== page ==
Archaeometallurgy continues to grow in the Department of ACE

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Dr Matthew Ponting using SEM
Dr Ponting using the SEM (scanning electron microscope) in The Elizabeth Slater Archaeological Science laboratories.

University of Liverpool investment in the Elizabeth Slater Archaeological Science laboratories in 2016 has fostered the growth of Archaeological Science, especially Archaeometallurgy (the study of past use and production of metals by humans). Alongside two AHRC funded projects looking at the metallurgy of Roman silver coinage lead by Dr. Matthew Ponting FSA, the laboratories have hosted a series of successful doctoral projects looking at archaeometallurgical topics ranging from Bronze Age copper production at The Great Orme to Roman coin forgery and the manufacture of Ancient Egyptian mirrors. 

Recent success in obtaining prestigious European Research Council Funding (£2.4 million) for a five-year project investigating the metallurgy of Early Roman coinage has allowed for the appointment of two Postdoctoral Research Assistants to work on aspects of the research and the planning of an International Conference on the Metallurgy of Ancient Coinage.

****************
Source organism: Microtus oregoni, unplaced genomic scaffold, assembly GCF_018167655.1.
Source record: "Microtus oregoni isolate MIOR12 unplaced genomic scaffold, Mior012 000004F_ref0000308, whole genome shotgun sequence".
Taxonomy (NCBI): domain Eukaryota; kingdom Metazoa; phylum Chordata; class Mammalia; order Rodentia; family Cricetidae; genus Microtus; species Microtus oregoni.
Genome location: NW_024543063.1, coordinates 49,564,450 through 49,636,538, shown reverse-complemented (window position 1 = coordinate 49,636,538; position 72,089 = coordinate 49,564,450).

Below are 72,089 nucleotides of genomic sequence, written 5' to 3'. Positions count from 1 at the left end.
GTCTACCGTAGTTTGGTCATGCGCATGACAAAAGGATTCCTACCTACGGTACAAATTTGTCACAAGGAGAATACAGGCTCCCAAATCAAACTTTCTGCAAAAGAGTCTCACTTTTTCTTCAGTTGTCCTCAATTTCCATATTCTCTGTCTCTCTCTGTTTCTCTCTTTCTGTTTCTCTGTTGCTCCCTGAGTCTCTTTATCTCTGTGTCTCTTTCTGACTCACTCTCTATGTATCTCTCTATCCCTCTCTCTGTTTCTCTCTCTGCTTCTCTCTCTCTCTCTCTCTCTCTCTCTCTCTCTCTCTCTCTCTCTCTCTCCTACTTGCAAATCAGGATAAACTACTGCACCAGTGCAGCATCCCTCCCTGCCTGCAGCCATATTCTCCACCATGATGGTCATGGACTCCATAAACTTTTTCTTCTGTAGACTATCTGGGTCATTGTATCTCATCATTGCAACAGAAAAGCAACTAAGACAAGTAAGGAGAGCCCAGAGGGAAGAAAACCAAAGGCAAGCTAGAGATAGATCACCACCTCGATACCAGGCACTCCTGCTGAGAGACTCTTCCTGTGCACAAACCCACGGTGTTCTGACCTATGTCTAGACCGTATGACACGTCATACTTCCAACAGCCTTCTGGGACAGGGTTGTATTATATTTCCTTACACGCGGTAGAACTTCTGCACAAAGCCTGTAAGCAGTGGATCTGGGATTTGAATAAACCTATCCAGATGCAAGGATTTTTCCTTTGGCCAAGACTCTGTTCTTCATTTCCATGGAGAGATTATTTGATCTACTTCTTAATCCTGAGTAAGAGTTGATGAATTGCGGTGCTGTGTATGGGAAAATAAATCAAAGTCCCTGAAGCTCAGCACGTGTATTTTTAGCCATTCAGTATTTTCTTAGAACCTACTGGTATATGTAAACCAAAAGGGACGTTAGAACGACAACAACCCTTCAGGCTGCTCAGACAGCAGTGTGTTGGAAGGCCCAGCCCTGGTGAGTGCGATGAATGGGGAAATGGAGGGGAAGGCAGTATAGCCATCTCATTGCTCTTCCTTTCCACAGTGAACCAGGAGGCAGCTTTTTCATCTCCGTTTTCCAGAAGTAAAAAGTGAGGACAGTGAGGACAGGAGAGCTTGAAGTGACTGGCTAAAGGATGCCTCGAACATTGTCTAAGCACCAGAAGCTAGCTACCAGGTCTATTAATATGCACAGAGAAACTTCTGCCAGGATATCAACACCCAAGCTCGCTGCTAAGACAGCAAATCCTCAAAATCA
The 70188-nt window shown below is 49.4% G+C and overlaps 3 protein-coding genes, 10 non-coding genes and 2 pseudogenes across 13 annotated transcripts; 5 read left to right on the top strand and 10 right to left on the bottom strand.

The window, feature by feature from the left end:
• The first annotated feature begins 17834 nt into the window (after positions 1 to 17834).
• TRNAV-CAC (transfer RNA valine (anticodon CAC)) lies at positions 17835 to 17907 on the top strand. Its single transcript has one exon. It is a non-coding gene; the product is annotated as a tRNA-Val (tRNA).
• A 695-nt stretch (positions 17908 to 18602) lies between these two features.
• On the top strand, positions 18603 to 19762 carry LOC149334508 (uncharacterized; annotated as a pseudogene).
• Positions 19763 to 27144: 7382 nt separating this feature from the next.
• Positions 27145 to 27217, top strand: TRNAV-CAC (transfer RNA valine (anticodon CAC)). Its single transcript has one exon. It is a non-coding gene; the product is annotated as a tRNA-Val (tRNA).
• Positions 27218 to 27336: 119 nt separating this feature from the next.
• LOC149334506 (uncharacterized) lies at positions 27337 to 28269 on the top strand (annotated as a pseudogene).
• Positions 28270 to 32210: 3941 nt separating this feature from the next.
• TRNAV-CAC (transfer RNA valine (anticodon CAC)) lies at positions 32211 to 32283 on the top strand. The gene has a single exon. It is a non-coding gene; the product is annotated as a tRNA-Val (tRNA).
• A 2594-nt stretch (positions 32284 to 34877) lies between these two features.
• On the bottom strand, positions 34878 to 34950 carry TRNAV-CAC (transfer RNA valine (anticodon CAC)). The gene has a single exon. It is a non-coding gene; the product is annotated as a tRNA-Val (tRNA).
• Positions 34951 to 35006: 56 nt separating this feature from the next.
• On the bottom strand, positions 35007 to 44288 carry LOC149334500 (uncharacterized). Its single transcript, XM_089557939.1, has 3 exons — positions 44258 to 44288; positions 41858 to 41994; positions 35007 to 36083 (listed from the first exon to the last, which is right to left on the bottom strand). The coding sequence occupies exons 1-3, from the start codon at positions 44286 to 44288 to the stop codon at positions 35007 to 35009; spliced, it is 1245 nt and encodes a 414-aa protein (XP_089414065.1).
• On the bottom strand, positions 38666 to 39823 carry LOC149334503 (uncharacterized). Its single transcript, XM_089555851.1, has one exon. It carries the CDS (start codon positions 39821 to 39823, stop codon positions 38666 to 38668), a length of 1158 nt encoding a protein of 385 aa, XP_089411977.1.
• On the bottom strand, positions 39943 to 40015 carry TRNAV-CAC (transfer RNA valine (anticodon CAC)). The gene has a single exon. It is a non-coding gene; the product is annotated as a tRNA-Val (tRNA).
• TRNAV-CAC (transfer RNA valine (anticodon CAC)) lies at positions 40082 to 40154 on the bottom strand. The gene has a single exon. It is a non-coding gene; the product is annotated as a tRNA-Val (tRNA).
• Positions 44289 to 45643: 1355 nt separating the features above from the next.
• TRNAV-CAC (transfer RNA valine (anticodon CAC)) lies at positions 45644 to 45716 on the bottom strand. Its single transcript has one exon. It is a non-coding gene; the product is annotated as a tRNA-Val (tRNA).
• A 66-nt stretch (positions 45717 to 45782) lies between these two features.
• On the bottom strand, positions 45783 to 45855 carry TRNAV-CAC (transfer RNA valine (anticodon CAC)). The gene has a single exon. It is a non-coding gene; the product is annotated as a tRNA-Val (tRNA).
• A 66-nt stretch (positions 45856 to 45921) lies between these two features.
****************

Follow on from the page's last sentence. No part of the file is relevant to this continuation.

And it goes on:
Coin sampling: part of the Department’s archaeometallurgy investigationsCoin sampling - part of a European Research Council Funded project.

The establishment of the University of Liverpool as a centre of excellence for Archaeometallurgy has attracted consultancy work and other collaborations including Ponting’s work on the Rossett Lead ingot for Wrexham Museum Service, Satterthwaite medieval iron production as part of a larger project headed by Harold Mytum and Rob Philpott in collaboration with the Lake District National Park (HLF funded) and most recently Ponting’s chemical and lead isotope analysis of the important hoard of Viking silver artefacts from Huxley for Liverpool Museums.

The Department’s Archaeometallurgy consultancy projects are set to continue to grow. Future projects include Ponting’s investigation of the silver coinage of the First British Empire, the breakaway state of the Emperor Carausius from AD 286 to AD 293 with Dr. Sam Moorhead of the British Museum and a collaboration with Dr Toby Martin of Oxford University investigating ‘Silver and Society after Rome’.

Coin of Carausius – the first British Emperor

Coin of Carausius – the first British Emperor. 

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Study in the Department of Archaeology, Classics and Egyptology at the University of Liverpool.